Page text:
The continued extraordinary conservation efforts of residents and businesses must continue to conserve the island’s resources.
Q: Can the capacity of the desalination plants be increased? What would that require?
A: SCE’s future plan is to operate the two plants independently to increase production to the mid-400,000 gallon a day range. This is an important long-term solution SCE is studying for the island. I say long-term because this will require additional state permits as well as the design and construction of additional seawater wells and pipelines. Each would be fed by its own dedicated supply and would increase the amount of drinking water to Avalon.
Q: Some have suggested giant storage tanks be installed to store water during the winter when less tourists come to the island and use it during summer peak season. Is that a workable solution?
A: There are quality issues that develop when treated drinking water is stored for long periods of time. Water treatment byproducts can develop and hurt water quality if water is stagnant for long periods, so most systems keep the water moving or store it only for short periods.
However, short-term storage of water can help during periods of peak demand. SCE currently uses three storage tanks with a capacity of 375,000 gallons that are used to store water from the desalination units. That water is then sent to residents and businesses and the desalination units are used to refill the tanks. This helps avoid any potential storage decay problems.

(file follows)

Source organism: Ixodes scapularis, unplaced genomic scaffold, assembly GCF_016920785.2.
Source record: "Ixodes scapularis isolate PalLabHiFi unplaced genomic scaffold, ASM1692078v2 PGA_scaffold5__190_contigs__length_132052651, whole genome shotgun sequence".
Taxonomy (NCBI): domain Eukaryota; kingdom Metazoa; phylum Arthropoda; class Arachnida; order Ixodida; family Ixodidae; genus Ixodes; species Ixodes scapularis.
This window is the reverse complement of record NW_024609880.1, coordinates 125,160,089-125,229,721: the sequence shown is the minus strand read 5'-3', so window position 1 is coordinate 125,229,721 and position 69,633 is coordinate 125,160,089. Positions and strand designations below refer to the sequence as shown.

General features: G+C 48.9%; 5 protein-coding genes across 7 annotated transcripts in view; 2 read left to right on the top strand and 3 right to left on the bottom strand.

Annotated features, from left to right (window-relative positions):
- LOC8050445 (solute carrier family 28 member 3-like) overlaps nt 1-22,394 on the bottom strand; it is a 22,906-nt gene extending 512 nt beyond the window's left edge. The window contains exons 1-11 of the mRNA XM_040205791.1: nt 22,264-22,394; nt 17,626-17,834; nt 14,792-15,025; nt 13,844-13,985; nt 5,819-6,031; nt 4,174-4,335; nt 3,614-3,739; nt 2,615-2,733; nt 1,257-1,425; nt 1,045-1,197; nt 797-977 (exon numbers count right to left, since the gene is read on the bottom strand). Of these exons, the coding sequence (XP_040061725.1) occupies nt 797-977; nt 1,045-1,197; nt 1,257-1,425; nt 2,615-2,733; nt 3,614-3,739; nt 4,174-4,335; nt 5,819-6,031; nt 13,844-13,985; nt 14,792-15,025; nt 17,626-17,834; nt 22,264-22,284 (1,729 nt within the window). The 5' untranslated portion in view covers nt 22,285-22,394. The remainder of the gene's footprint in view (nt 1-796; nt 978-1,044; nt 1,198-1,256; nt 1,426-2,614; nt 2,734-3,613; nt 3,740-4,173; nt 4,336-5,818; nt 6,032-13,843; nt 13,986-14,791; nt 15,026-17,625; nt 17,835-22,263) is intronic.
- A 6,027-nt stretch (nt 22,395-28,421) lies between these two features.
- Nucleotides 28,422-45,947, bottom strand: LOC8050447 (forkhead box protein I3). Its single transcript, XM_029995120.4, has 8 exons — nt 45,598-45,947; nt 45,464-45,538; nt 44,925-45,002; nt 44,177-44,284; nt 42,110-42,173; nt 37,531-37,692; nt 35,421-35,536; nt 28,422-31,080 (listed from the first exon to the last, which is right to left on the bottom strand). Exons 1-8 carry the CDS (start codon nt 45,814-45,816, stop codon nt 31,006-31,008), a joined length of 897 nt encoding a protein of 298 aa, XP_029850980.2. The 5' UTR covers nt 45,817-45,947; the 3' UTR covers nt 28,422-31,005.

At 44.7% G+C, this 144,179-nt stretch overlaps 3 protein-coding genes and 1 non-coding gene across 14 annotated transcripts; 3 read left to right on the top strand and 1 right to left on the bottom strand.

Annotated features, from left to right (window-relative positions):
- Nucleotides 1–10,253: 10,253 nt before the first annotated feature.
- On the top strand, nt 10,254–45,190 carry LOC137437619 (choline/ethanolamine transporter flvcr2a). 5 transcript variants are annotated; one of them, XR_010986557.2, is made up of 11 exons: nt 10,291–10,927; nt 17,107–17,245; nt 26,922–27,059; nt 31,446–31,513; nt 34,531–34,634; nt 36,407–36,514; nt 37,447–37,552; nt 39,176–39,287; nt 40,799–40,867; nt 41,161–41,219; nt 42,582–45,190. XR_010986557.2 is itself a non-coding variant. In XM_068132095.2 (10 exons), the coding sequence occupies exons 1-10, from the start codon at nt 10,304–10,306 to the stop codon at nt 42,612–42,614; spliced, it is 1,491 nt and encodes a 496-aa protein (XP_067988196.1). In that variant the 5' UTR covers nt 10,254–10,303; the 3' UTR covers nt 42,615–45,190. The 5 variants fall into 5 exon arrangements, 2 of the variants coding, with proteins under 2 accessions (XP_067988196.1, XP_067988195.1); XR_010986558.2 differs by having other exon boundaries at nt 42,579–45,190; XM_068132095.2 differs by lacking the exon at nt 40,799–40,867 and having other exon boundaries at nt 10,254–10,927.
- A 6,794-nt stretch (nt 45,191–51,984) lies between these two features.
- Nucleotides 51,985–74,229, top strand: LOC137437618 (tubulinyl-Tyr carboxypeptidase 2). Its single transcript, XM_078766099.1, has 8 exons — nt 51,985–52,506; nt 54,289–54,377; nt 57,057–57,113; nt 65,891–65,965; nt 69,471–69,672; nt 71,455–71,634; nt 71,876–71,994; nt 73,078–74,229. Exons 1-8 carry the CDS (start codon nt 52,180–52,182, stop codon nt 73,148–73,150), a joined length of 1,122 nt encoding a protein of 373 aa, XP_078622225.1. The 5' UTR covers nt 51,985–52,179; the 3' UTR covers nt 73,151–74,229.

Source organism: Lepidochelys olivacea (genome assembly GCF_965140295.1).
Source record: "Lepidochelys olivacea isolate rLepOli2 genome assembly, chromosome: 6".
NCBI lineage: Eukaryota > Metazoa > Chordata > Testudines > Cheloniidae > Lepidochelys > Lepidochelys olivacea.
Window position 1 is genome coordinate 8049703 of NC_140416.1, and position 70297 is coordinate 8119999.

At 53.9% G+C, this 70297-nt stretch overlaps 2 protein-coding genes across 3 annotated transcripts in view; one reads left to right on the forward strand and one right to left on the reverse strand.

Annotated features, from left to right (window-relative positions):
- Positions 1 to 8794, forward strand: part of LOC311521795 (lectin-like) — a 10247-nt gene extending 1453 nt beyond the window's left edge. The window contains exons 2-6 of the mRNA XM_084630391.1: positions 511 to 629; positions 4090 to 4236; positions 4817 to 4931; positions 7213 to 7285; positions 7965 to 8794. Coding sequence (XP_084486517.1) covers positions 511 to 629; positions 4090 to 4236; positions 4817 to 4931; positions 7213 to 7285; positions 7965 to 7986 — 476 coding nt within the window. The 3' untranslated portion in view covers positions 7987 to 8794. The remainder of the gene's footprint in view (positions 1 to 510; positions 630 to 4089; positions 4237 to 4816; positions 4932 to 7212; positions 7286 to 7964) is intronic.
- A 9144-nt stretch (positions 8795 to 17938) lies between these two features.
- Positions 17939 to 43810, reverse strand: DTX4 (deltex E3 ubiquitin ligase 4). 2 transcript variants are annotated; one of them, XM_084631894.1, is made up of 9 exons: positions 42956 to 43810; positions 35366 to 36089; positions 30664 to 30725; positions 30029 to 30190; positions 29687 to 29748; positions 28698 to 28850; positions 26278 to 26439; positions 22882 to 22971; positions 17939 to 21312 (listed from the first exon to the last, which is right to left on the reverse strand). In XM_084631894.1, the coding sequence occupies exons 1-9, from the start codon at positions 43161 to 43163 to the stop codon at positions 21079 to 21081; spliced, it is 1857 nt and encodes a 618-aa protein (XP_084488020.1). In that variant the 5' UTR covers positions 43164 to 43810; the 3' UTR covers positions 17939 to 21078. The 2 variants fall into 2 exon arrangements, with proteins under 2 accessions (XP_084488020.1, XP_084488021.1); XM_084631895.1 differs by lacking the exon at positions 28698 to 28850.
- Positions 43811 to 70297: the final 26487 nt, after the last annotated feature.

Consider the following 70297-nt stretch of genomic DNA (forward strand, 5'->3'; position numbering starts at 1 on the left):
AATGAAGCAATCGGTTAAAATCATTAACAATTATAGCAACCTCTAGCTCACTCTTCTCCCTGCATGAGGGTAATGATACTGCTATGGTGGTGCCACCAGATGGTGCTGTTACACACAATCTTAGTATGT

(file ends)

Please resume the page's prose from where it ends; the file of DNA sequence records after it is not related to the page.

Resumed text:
Droughts have been cyclical over the island’s history — roughly every 25-30 years — so it may be unwise to build a large amount of excess storage that may remain unused for long periods of time. The cost of building storage on Catalina is also very significant so customers could have to pay for a resource that remains unused for many years.
SCE is currently studying the feasibility of building additional storage or using other existing island facilities and determining the optimal level of storage that makes sense to serve the needs of the island while balancing cost impacts to the customers.
Q: What projects are being considered by SCE to mitigate against the drought, both short-term and long-term?
SCE has been looking at additional incremental capacity from the desalination plants, developing additional water storage as well as working with island stakeholders on the feasibility of infrastructure projects that could help both short and long-term.
SCE will be sharing these efforts with island stakeholders in the next few months and will begin work on a few options to help mitigate the impacts of the drought on the island.
Q: Will more stringent measures be needed if the drought continues?
We have seen longer droughts in places like Australia, which recently suffered through a 10-year drought. SCE understands how difficult drought can be for island residents and businesses, but only rain can take us out of rationing.
We do not expect a particularly rainy winter this year, as we move into a fifth year of drought. Unless we see significant rain, we will continue with water rationing measures and depending on the state of groundwater resources, we could face further water restrictions.